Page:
Eric Vallet




Professor


Phone : (33)1.40.97.74.83
Mail : Eric.Vallet@parisnanterre.fr

Research interests

The thematic axe on which my research has been developed in close collaboration with Michel Kreutzer, Laurent Nagle and a number of foreign specialists, is that of Acoustic Preferences in Female Songbirds. We chose the common canary as a model for this research. This species has shown to be an ideal model for pinpointing, within complex songs, vocalizations having an important sexual value, neuronal substrates involved in the emitter's and the receiver's discrimination abilities and also peripheral restraints at various levels of the emitter's acoustic-respiratory apparatus. Thanks to recent advances on this model, numerous collaborations have been carried out, notably with Roderick Suthers (University of Bloomington, USA) and Manfred Gahr (University of Amsterdam, Netherlands), in order to test the legitimacy of certain of our observations in other songbird species and to isolate the physiological mechanisms involved in these vocalizations. I have also recently found an interest in the common canary's social status in relation to mate choice, using behavioral, hormonal, and vocal indicators.

Collaborations

Roderick Suthers
Université de Bloomington
USA

Manfred Gahr
Université d'Amsterdam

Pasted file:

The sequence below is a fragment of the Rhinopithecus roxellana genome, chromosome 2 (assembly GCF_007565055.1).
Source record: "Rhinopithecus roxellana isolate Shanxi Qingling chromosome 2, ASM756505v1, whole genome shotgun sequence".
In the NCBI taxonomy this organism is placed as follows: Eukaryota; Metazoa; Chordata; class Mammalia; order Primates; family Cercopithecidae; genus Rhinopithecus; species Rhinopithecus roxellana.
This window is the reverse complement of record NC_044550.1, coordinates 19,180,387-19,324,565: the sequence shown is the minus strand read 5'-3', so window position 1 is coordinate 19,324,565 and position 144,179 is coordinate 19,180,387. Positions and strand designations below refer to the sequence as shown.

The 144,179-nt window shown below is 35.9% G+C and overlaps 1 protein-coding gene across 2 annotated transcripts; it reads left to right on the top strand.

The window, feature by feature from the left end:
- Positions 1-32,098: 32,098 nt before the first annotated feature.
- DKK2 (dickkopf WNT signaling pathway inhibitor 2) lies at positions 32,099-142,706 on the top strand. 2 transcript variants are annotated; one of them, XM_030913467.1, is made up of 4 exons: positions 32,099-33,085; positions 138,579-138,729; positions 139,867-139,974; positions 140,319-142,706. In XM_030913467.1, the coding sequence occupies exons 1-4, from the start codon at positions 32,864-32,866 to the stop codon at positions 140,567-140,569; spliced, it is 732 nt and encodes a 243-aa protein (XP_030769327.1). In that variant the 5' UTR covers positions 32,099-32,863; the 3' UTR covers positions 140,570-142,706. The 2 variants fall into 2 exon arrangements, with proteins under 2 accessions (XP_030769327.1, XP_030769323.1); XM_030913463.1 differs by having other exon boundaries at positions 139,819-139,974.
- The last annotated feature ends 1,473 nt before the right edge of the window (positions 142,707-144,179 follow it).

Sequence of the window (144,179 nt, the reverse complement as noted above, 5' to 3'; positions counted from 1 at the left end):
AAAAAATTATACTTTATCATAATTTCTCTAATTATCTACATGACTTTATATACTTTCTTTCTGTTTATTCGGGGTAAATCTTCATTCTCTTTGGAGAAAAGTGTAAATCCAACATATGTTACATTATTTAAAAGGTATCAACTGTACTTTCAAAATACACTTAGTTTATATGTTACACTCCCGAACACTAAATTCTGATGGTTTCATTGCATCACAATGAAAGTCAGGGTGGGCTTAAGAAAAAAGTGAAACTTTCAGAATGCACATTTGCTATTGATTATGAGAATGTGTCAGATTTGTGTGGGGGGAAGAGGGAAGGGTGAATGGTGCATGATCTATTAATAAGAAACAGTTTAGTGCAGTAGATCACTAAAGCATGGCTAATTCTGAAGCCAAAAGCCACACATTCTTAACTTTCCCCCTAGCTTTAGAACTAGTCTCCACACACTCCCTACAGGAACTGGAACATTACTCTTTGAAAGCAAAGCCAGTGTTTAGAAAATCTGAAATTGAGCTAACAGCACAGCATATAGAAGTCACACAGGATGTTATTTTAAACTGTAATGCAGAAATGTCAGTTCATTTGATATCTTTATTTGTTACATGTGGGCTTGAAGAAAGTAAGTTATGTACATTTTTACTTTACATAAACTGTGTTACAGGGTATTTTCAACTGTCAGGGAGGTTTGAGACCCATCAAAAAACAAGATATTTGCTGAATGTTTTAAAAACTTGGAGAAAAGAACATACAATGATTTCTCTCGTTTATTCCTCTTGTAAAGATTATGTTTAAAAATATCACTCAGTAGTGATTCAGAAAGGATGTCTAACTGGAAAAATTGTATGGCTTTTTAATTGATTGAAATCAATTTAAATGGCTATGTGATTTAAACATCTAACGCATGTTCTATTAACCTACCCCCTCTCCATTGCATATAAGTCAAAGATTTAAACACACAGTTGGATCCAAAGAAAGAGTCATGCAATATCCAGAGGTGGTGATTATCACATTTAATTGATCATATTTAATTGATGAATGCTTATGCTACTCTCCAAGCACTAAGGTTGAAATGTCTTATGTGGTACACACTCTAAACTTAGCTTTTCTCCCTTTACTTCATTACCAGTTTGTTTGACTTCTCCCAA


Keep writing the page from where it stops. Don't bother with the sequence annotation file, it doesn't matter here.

Pays-Bas

Selection of Publications (past ten years)

Parisot, M., Tanvez, A., Lacroix, A, Vallet, E., Beguin, N. & Leboucher, G. 2005. Social competition and plasma testosterone profile in domesticated canaries : An experimental test of the challenge hypothesis. Hormones and Behavior , 48, 225-232.

Suthers, R.A., Vallet, E., Tanvez, A. & Kreutzer, M. 2004. Bilateral song production in domestic canaries. Journal of Neurobiology, 60, issue 3, 381-393.

Parisot, M., Nagle, L., Vallet, E. & Kreutzer, M. 2004. Dominance-related foraging in female domesticated canaries under laboratory condition. Canadian Journal of Zoology, 82, 1246-1250.

Parisot, M., Vallet, E., Nagle, L.Kreutzer, M. 2002. Male canaries discriminate among songs : Call rate is a reliable measure. Behaviour, 139, 55-63.

Nagle, L.Kreutzer, M. & Vallet, E. 2002. Adult female canaries respond to male song by calling. Ethology, 107, 1-10.

Kreutzer, M., Beme, I. ,Vallet, E. & Kiosseva, L. 1999. Social stimulation modulates the use of the "A" phrase in male canary songs. Behaviour, 136,1325-1334


Updated on 11 mars 2009